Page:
You are correct, but there need to be Christians on soapboxes, because political action works that way. Christians need to be in the trenches loving people and sharing Christ. But Christians are citizens, and citizens in the US have the vote, because that is their role in the government. We have free speech, because that is also part of the role of each citizen in the government. Our government must be accountable to us, and when we speak and act and vote, that is the way we hold our government accountable. By speaking and acting and voting, we share Christ’s values and teachings. When we speak and act and vote, we are the salt and light in the culture that Jesus wants us to be. We absolutely must be out there telling the story of Jesus’ love, but that responsibility does not exempt us from our God-given responsibility to participate in the government of our nation. God gave us this nation, and we should take better care of it.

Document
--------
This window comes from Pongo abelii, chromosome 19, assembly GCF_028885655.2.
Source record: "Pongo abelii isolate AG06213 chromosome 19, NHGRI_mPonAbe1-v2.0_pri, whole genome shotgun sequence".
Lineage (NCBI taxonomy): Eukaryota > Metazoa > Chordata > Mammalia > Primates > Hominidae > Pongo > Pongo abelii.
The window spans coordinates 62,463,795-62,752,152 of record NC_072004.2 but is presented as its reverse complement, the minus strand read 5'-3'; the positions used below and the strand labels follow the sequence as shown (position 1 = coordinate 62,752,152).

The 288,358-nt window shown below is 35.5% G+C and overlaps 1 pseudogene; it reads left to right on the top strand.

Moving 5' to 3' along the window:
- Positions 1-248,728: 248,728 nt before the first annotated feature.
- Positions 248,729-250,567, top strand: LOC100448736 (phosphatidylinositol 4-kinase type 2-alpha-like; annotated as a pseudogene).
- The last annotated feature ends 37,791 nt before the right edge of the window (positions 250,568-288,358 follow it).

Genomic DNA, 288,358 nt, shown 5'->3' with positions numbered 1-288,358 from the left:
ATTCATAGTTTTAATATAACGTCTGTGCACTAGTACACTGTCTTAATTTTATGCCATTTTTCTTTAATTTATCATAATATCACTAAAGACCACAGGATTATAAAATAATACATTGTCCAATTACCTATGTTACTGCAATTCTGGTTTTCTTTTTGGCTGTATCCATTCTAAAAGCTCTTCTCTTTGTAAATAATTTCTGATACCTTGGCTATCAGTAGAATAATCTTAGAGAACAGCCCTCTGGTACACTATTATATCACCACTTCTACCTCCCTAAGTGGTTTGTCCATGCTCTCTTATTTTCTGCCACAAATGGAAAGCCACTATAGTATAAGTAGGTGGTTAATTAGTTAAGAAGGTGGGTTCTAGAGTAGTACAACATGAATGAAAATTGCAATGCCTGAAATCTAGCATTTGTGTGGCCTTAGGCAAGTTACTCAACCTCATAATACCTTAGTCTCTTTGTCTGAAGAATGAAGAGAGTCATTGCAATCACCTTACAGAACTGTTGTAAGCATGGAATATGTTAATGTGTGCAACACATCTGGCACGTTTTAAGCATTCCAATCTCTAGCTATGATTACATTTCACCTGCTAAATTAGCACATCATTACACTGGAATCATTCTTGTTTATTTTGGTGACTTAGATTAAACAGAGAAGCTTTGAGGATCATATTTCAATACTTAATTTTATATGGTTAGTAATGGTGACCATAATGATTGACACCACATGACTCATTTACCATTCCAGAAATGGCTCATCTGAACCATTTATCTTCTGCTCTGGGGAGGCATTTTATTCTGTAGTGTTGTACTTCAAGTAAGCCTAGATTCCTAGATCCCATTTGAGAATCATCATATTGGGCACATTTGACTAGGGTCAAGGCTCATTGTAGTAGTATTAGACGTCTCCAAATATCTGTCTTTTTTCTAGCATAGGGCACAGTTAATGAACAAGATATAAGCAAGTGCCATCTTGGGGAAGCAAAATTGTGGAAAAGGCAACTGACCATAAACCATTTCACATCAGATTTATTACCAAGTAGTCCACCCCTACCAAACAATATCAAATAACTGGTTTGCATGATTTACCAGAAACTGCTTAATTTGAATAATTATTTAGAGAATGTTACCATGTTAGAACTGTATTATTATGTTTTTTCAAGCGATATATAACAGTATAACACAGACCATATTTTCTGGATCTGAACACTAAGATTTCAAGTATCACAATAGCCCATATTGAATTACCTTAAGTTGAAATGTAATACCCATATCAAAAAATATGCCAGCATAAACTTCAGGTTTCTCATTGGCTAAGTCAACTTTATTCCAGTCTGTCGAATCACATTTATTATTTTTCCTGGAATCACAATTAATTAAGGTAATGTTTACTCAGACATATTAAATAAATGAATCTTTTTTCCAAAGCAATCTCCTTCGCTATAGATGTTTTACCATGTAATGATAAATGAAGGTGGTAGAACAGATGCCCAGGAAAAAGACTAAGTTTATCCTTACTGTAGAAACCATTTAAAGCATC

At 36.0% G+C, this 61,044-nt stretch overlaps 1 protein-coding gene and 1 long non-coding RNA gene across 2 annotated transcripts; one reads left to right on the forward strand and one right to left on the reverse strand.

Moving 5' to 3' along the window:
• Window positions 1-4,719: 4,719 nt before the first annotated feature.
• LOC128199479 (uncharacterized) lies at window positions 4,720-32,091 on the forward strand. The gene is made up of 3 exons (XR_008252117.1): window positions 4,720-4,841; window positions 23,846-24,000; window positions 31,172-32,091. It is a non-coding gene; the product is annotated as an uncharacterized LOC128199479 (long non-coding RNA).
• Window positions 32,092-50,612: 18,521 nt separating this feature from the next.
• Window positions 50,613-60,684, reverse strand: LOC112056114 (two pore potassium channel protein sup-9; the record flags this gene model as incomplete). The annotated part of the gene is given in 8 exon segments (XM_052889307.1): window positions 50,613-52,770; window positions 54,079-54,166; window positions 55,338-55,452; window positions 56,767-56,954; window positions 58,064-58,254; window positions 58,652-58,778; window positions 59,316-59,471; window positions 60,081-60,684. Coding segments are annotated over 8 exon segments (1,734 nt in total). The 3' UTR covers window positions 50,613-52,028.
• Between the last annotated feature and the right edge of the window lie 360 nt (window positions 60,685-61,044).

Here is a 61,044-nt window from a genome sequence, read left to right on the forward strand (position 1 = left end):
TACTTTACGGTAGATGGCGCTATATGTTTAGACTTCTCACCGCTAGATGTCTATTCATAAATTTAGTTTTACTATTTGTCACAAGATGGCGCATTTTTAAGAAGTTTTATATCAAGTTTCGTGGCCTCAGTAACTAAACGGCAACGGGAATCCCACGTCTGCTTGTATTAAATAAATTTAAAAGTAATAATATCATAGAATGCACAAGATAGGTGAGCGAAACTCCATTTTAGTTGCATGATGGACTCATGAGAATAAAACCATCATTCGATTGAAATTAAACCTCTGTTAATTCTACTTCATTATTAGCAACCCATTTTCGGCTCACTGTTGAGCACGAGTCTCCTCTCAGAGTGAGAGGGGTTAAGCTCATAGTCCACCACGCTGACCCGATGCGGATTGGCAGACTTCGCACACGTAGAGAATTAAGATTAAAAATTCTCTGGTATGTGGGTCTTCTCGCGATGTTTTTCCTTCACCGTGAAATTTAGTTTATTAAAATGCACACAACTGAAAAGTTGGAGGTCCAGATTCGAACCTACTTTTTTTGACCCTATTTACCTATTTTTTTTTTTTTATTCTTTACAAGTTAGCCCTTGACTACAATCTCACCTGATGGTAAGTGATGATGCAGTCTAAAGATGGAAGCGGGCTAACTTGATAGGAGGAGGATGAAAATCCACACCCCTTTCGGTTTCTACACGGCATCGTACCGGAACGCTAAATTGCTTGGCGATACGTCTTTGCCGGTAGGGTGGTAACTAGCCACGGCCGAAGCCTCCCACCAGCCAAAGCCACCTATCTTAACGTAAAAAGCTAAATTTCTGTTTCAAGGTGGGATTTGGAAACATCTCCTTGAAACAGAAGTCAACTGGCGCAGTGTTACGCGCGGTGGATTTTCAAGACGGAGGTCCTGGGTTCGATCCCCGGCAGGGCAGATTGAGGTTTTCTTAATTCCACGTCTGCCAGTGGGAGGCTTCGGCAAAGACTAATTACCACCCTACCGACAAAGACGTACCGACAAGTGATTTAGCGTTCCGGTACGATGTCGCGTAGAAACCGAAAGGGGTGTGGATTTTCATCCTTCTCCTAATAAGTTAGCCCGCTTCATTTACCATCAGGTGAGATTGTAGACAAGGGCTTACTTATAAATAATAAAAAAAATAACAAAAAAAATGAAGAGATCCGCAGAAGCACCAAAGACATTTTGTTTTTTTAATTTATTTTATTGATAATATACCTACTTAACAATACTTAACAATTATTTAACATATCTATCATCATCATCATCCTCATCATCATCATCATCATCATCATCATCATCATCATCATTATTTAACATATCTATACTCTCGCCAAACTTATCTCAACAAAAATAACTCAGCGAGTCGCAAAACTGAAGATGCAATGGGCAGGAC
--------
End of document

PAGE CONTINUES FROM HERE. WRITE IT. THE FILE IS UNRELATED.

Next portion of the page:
11. Nancy Ruegg

    Thank you for expressing the healing grace of God in this post, Jennifer. May its message reach as far and wide as his love!

  12. Mindy Whipple

    Can you hear it from miles and miles away, the loud Amen bursting from my heart?

  13. Tam Hodge

    Hi Jennifer. I found you through my friend Jessica Turner. I am one in three…two times. My life’s mission is to help women who are post-abortive and abortion minded find healing, forgiveness, strength and freedom. Much of my book I released last year is about my confessing my two abortions to my husband, daughter, and son. Things we don’t think about while we’re sitting in that clinic waiting for our number to be called.

    Anyway… I would like to send you my book. Perhaps you may find it to be a positive resource.

    And thank you for writing about this subject so beautifully and delicately.


  14. Karlene Arthur

    Yes and Amen!